(1) the arbitral tribunal must have clearly decided the unfair labor practice issue on which the Board is later urged to give deference; and
(2) the arbitral tribunal must have decided only issues within its competence.
We approve the addition of the two requirements, and the resulting five pronged test suggested in Banyard.4 We now turn to the present case.
While the Board in affirming the decision of the administrative law judge relied solely on Spielberg, it is evident that such reliance is misplaced. The record herein gives no indication as to whether the issue of discriminatory discharge under Sections 8(a)(1) and (3) of the Act was presented to or considered by the arbitration panel. Therefore, any deference to the arbitration award must be grounded on the presumption that the issue was considered pursuant to the determination of whether there was "just cause" for the discharge. The applicable rule to justify that presumption, and hence the deferral, is Electronic Reproduction, as was noted by the administrative law judge.5
Electronic Reproduction is obviously an attempt to further encourage the voluntary settlement of labor disputes. While that goal is laudable, the Board's method constitutes an unjustifiable extension of its deferral policy.
Given that many grievances cognizable under the terms of an arbitration clause can also be framed in terms of an unfair labor practice, many statutory violations are breaches of contract as well. However, the function of an arbitration panel is to resolve disputes based upon the expressed commitment of the parties to the collective bargaining agreement and to the arbitration procedure incorporated therein. Consequently, the arbitrator's domain mainly covers questions of contractual interpretation. Alexander v. Gardner-Denver Co., 415 U.S. 36, 52-54, 94 S.Ct. 1011, 39 L.Ed.2d 147 (1974). The Board, meanwhile, is concerned with the prevention of unfair labor practices under the federal labor laws and is thus primarily concerned with the statutory and policy considerations.6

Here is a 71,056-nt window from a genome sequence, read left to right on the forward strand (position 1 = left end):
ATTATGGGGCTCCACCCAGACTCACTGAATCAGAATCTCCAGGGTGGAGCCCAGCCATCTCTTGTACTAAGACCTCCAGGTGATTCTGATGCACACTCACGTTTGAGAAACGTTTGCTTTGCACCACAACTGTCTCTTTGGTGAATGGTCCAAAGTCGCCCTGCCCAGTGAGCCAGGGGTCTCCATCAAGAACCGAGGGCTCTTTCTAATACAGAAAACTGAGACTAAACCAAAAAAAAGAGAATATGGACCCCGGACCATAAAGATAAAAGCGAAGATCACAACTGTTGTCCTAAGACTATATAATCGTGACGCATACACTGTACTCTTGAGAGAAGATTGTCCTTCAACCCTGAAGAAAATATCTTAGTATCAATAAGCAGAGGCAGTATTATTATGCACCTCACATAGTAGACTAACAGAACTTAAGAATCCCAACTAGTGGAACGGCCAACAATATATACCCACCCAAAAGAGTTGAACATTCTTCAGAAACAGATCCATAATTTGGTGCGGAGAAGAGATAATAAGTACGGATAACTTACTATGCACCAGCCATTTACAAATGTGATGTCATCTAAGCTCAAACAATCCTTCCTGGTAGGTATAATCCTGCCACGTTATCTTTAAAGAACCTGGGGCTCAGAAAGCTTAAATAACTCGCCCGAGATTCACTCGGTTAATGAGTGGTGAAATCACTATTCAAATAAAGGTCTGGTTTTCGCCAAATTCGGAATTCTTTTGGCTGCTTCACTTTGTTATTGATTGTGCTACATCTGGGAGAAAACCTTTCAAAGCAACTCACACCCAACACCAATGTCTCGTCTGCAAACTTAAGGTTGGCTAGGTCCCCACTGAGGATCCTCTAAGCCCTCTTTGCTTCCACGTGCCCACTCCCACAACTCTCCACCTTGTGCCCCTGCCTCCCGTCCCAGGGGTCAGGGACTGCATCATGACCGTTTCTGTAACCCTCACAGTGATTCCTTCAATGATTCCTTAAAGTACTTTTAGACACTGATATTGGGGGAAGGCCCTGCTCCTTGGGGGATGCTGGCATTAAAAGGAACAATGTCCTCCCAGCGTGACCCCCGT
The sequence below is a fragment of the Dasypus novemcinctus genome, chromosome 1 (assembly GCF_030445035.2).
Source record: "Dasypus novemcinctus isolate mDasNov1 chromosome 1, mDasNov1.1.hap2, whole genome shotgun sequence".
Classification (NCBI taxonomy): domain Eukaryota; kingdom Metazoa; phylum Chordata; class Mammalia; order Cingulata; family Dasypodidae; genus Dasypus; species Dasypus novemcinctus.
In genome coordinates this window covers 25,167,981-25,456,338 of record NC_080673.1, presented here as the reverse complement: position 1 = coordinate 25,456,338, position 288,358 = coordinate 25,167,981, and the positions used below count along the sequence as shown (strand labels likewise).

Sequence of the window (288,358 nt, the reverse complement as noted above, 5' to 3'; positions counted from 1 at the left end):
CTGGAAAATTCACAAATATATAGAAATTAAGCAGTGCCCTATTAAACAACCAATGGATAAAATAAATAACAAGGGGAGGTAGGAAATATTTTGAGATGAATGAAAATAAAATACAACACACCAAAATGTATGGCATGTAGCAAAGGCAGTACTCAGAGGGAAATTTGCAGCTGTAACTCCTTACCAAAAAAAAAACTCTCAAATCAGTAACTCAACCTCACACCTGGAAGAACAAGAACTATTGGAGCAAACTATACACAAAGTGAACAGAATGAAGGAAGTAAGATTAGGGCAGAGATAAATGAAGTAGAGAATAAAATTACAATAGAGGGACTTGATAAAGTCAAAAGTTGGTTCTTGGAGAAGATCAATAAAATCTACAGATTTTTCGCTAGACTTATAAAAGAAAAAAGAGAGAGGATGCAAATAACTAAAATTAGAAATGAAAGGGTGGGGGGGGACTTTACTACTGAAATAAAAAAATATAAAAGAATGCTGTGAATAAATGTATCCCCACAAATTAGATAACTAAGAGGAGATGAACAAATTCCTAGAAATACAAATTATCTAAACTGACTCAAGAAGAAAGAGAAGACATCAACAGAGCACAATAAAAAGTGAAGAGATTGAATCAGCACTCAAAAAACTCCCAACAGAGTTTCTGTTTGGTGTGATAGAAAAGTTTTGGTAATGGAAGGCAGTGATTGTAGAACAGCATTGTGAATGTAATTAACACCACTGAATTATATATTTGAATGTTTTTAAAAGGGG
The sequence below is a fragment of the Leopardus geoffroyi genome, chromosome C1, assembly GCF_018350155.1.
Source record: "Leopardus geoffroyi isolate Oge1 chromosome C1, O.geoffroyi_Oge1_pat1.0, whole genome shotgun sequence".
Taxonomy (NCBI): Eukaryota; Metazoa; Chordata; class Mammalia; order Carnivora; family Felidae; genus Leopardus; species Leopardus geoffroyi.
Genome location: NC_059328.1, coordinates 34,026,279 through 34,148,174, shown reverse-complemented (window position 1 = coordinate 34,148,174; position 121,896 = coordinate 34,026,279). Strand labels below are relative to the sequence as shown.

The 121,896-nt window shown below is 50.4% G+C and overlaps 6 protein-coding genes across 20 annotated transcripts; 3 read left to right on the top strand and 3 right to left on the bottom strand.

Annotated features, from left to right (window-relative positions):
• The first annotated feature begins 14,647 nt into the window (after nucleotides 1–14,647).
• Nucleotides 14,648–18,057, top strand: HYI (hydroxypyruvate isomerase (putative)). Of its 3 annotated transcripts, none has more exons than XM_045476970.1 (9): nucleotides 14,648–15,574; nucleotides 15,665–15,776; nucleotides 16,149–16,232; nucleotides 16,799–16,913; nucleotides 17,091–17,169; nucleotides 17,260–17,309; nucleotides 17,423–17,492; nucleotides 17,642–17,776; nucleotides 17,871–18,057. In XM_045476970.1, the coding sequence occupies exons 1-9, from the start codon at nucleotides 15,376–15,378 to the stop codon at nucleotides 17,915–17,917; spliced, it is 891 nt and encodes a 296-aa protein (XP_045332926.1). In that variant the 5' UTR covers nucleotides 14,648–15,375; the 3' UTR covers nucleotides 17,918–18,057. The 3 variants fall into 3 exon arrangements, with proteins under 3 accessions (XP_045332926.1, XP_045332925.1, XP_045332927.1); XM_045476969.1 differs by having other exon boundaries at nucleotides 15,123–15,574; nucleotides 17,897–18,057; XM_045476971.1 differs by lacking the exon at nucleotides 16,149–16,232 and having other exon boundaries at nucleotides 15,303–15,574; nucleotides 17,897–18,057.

Under Electronic Reproduction, the Board is now willing to defer to an arbitration award even though no indication is given that the arbitrator considered the unfair labor practice issue. Deferral in that situation is contrary to Section 10 of the Act wherein the Board is empowered to prevent unfair labor practices.7 That power is specifically held "not to be affected by other means of adjustment or prevention that has been or may be established by agreement, law or otherwise. . . ." 29 U.S.C. § 160(a). Consequently while the Board may decide to defer where the situation justifies such action, the Board cannot abdicate its duty to consider unfair labor practice charges by deferring when it has no lawful or reasonable basis for doing so. Section 203(d), which is used by the majority in Electronic Reproduction to support their policy of deferral, states in part, "final adjustment by a method agreed upon by the parties is hereby declared to be the desirable method for settlement of grievance disputes arising over the application or interpretation of an existing collective bargaining agreement." (Emphasis added.) The legislative history of that section does not support the interpretation that arbitration is meant to be a substitute for Board resolution of statutory issues or that the arbitration process is a prerequisite for the resolution of unfair labor practice charges. See Legislative History of the Labor Management and Relations Act of 1947 (1948); Simon-Rose, 27 Labor L.J. at 216.
It is illogical for the Board, which is responsible for resolving the unfair labor practice issue, to defer to a decision by an arbitrator, who is under no duty and indeed may not be particularly predisposed to consider the statutory issue, solely on the basis of a factually unfounded presumption that the arbitrator has considered the issue. Because arbitrators are not sub-branch of the Board and arbitration is a contractual mechanism, arbitrators are obligated to effectuate the will of the parties to the contract. Thus, they are not bound to apply the Board's or the courts' definition of contractual standards, or to enforce rights under the Act.
The record here clearly indicates that the Spielberg prerequisites were satisfied. First, as noted by the administrative law judge:
"There is nothing in the record relating to the grievance proceedings to indicate in any way that the Union was less than zealous in representing Stephenson. Indeed, the record warrants the finding that it represented him strongly and fairly."
The arbitration panel was composed of an equal number of union and employer related members. Second, the parties herein agreed to be bound by the arbitration award. The collective bargaining agreement between the union and the employer provides that the outcome of the grievance procedure "shall be final and binding on both parties." There is no evidence of any unwillingness on the part of Stephenson to the initial submission of his complaints to the arbitration panel. Third, the decision of the panel is not "clearly repugnant" to the purposes and policies of the Act. Given the evidence of culpability by both Stephenson and the employer contained in the record, the decision reached by the arbitration panel seems a reasonable compromise. However, while the award itself may conform to the policies of the Act, there is no guarantee that the deferral by the Board is also consistent with the Act. Local Union No. 2188, supra, 494 F.2d at 1091.